Banking, like any other client-forward industry, is both extremely easy and complex. Though dated, the 3-5-3 rule (“take it in at 3%, lend it out at 5%, be on the golf course at 3”) does have a grain of truth in it. My inability to correct the slice in my swing aside, the math is really that easy.
However, it is not that easy, is it? We have the government regulators (at least one!), competition, non-traditional banking institutions, identity theft, elder abuse, personnel issues, compliance, changes in the regs, and people trying to order Taco Bell in the drive-thru.
Sometimes it’s best to step back, remember the end goal, and focus on the impediments to that goal. I see that lesson often with my 7 year old son, John Aubrey. He’s a Star Wars Lego kid with more patience than his father ever had with those blasted things! However, he shares his father’s frustration when things do not make sense at the time and get in the way of the goal. I came in and saw that he was struggling with Kylo Ren’s TIE Figher and could not figure out why the section of the wing could not fit properly and was not looking like the polished space fighter proudly displayed on the box and that we’d fallen in love with on the screen. As he was about to pull the entire project down out of frustration, I asked him what the problem was and he did a great job in explaining to me the problem. And haven’t we all been there? You know what the problem is. There are hindrances to the goal and, for some reason, we just can’t see past the problem to move on. That was John Aubrey’s problem. He had become so myopically engulfed with the problem he had no chance of success.
If this sounds like you in the bank, I am going to advise you like I advised him…step back, take a deep breath, and ask yourself “what’s the end look like?” Now that you’ve got that and ignoring everything else ask yourself “what’s in the way of that goal?”. For John Aubrey, it was a simple counting error in the Lego dots and it was causing an attachment to not fit. Sometimes, it is that easy.
At the end of the day, banking is a simple relationship business. We take in money, we lend money out, and we keep the difference in interest. This requires developing deep, meaningful, genuine, and mutually beneficial relationships with credit worthy customers who are willing to trust you with their financial health of their family and/or business. I am not being overly simplistic here. I have been in the trenches and I know that this is all easier said than done. However, I have found that when I need to step away, take a deep breath, and reassess “what’s the end look like?” and “what’s in the way of that goal”, these are the principles I remember.
- Be relevant: Customers appreciate you not wasting their time. Do you want your time wasted by someone?
- Focus on their strategy and not bank product: “But aren’t we in sales?!” Yes. Yes, you are…but focus on the client’s needs on the product will follow.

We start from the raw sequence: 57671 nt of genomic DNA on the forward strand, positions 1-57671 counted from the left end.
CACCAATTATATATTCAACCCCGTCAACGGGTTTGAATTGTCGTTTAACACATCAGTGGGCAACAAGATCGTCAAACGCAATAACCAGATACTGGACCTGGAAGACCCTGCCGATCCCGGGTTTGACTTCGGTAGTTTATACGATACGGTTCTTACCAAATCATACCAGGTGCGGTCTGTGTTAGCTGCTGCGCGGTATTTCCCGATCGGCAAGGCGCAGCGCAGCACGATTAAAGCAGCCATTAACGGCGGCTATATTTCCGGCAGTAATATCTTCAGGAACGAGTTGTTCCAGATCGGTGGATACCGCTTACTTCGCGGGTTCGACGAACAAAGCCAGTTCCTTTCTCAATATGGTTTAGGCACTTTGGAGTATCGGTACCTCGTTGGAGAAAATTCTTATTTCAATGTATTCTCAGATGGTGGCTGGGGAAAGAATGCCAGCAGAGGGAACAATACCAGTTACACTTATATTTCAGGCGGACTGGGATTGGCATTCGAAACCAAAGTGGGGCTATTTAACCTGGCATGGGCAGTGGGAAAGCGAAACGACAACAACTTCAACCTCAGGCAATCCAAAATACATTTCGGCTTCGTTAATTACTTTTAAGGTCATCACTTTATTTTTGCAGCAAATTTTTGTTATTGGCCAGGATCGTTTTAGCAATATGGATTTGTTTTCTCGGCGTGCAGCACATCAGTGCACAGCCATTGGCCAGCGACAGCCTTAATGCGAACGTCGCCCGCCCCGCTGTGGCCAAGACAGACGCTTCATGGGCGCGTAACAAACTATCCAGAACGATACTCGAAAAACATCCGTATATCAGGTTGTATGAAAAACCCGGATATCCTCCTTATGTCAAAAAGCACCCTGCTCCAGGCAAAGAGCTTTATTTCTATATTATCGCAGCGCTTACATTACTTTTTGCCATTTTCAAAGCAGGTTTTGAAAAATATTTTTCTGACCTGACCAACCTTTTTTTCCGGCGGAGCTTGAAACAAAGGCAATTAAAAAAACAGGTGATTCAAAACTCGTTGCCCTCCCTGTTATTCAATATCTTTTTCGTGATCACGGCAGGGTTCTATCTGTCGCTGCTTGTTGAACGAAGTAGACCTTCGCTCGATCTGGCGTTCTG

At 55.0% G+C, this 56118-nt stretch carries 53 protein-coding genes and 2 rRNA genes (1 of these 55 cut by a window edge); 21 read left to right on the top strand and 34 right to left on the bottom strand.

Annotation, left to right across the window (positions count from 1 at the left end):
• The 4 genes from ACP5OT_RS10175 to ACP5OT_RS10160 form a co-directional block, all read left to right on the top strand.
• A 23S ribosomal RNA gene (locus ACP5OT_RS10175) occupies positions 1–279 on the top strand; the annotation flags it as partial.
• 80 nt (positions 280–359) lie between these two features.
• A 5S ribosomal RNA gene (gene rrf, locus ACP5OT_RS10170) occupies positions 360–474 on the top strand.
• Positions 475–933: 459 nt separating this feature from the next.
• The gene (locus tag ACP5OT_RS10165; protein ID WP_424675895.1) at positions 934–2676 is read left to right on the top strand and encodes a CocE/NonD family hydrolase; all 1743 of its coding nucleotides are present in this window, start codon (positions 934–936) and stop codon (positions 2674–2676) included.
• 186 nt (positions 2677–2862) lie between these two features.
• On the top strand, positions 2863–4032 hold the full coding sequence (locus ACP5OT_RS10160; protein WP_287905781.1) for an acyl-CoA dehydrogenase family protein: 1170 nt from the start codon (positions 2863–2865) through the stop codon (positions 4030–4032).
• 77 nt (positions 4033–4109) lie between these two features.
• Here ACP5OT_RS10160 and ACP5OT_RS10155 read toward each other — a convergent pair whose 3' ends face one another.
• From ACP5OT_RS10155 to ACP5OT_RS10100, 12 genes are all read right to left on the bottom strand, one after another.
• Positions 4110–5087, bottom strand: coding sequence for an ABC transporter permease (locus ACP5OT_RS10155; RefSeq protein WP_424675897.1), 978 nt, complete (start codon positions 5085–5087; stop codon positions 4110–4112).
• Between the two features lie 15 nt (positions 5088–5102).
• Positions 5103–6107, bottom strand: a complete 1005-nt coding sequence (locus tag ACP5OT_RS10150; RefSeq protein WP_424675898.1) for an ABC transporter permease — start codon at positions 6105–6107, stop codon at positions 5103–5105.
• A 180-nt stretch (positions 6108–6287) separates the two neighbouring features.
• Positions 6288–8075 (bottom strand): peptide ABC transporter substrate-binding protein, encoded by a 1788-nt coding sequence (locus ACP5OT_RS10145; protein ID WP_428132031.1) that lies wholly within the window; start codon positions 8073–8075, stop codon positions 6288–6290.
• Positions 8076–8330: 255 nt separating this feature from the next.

- Position yourself before there’s a need: Many bankers I know assume that their customers know all the products that the bank offers. I am going to cut to the chase: They don’t always know. Then, if something happens where the bank could have helped the client, the banker is left standing there saying “Well, we do that too!” It’s not the best look on a financial professional.
- Ask for help: This applies to anything. If you have a cash flow or a tax return that doesn’t make sense, I bet there is someone in the bank that can help. If you want to get into a company or meet with a prospect, in most communities, I bet there is someone in the bank who knows somebody. If you like to win deals, are you pulling the ace out of your sleeve and asking the CEO or other executive leadership to go on a call with you?
- Relationships are two ways: Ask your customers what you can do better for them. I have found that my best customers were pretty honest with me and this did nothing to injure our relationship…both personal and professional. We spend our time telling customers what they should do…have you ever listened to what you should do?
- Take a long term view: Relationships in banking, as in life, take time. Take time to plant seeds and nurture relationships that you want to bank. Once you have them as customers, have you taken the time to consider what the customer looks like to the bank in 3-5 years? Then, see step 3.
These are just my experiences. I have to remind myself of these points on nearly a daily basis. It helps me to evaluate things in their simplest terms. We do a good job in overthinking our decisions, so, it helps just to take a deep breath in order to finish building our own TIE Fighters.
Good luck and may the Force be with you!
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